Attribute/Distribution: HU, SS

GCP 185 Cosmopolitanism and Culture I 2 Credits

This multidisciplinary practicum approaches the themes and questions of global citizenship through the lens of a particular region. Participants explore that area’s geography, history, politics, economy, and culture in anticipation of travel. Special attention is given to cultural expectations and relevant social issues, especially in light of their global consequence. Classroom discussion and assignments prompt students to reflect on the ethical issues surrounding travel, service, and study abroad.
Prerequisites: GCP 010
Attribute/Distribution: HU, SS

GCP 186 Cosmopolitanism and Culture II 2 Credits

This post-trip seminar analyzes the cohort’s experiences abroad and articulates their implication for global citizenship practice. While examining philosophical, religious, and artistic traditions associated with the intersession trip destination, students revisit their travel, think critically about their personal interaction with foreign places and people, and make informed decisions regarding their future practice as citizens. Classroom discussion emphasizes responsible cross-cultural engagement and critical reflection, with attention paid to the traditions of cosmopolitan thinking and action native to the region of travel.
Prerequisites: GCP 010 and GCP 185
Attribute/Distribution: HU, SS

GCP 285 The Citizen and the City 2 Credits

With a focus on Bethlehem’s South Side, this community-engaged practicum provides participants with a theoretical framework and practical skills for efficacious civic action. Course readings address local citizenship, urbanization, the built environment, diversity, and inclusion; assignments ask students to make connections, in theory and practice, to Bethlehem’s history and people. In cooperation with the Center for Community Engagement, all participants will complete 10-15 hours of engaged learning in the Lehigh Valley.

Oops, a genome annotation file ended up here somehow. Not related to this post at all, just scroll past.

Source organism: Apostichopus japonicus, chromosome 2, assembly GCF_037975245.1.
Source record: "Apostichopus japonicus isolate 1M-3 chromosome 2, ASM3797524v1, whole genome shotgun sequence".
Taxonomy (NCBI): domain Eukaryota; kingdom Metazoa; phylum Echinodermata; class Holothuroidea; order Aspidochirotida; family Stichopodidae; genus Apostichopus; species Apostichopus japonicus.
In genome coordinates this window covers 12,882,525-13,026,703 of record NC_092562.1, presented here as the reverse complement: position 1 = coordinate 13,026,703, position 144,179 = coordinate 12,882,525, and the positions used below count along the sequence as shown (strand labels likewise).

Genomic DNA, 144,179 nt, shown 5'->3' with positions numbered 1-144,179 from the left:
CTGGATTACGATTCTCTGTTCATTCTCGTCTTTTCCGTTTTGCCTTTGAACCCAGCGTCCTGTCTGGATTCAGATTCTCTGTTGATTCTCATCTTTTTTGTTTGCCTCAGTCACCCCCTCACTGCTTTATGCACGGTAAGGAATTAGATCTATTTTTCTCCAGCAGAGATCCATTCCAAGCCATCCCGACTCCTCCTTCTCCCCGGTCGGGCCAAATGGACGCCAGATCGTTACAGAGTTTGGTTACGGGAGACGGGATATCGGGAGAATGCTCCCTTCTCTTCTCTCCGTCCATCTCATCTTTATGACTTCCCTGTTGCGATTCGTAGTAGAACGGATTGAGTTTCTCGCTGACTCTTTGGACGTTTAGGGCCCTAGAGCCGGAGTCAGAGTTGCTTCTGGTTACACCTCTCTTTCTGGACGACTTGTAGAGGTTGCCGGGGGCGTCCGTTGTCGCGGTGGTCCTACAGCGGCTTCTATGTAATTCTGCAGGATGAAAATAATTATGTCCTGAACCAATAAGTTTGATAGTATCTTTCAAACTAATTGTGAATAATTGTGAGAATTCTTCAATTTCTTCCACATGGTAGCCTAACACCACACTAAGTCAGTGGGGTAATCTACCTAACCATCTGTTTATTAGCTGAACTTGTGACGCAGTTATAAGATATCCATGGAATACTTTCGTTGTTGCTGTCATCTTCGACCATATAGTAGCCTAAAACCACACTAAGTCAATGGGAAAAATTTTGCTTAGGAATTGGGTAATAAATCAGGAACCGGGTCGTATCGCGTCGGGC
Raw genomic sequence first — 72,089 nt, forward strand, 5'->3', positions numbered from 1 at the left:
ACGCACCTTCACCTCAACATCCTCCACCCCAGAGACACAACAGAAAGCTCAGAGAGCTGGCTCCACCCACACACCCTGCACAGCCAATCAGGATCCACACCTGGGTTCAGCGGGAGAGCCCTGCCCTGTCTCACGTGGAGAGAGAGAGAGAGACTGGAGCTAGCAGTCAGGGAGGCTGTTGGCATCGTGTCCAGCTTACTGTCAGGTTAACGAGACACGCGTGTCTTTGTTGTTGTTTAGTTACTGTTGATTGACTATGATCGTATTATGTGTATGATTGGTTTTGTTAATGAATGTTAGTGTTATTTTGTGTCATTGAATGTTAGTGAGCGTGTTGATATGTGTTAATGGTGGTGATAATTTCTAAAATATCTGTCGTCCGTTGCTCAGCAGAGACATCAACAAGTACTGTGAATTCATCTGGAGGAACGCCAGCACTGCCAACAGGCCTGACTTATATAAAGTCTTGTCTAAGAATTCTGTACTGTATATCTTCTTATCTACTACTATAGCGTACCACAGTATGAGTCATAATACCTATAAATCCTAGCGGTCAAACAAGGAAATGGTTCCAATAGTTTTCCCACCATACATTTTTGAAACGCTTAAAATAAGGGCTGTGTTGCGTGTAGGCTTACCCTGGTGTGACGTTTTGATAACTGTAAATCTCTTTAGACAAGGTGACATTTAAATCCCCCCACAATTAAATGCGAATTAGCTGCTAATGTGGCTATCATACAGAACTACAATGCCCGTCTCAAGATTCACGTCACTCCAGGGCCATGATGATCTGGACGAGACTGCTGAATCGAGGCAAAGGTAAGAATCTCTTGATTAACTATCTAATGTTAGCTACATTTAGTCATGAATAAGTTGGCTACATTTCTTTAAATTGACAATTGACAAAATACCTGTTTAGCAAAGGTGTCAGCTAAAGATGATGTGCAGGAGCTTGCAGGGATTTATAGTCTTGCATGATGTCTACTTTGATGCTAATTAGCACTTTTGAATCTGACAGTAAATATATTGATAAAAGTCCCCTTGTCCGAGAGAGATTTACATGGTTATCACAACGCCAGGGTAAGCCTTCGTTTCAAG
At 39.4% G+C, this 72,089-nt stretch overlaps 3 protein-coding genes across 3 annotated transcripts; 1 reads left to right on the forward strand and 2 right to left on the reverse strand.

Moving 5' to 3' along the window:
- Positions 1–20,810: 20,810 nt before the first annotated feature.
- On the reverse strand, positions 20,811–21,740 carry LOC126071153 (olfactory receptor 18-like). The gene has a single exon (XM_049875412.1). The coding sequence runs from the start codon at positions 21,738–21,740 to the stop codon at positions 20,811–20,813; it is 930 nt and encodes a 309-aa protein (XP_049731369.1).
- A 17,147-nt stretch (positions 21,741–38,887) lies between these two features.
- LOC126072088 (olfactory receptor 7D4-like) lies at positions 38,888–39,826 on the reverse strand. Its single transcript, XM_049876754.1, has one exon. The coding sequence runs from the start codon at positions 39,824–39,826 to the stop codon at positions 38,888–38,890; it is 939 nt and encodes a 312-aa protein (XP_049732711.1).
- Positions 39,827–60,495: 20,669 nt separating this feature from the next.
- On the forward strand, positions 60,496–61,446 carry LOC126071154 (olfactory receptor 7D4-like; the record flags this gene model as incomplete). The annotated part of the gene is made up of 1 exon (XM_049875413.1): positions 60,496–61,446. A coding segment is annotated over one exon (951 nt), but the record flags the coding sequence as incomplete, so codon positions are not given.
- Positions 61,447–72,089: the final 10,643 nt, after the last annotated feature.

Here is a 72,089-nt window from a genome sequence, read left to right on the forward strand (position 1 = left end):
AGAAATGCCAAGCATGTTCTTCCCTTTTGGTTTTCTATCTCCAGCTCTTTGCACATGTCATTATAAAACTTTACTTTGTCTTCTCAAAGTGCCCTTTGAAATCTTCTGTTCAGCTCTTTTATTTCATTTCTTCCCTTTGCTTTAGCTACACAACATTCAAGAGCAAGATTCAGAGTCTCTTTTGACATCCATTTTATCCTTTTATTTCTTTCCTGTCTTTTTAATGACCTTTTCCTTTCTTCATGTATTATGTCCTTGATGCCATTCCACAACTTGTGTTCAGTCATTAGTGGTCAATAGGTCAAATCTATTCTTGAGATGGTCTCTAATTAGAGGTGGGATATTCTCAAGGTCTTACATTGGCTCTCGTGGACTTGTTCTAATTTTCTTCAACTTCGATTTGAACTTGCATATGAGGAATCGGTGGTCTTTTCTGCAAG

Prerequisites: GCP 010 and GCP 185 and GCP 186

GCP 385 Global Citizenship Capstone Course 2-4 Credits

This year-long, project-based seminar assesses globalization and social change through the lens of cosmopolitanism. Readings examine issues of power, privilege, and aid, especially as they affect the local community. Special attention is paid to the difference between sympathetic feeling and political action. Assignments encourage critical reflection on the Global Citizenship Program and ask students to articulate a personal definition of global citizenship. In teams, students propose and execute a capstone project that puts their understanding of global citizenship into practice.
Repeat Status: Course may be repeated.
Prerequisites: GCP 010 or GCP 185 or GCP 186 or GCP 285
Can be taken Concurrently: GCP 285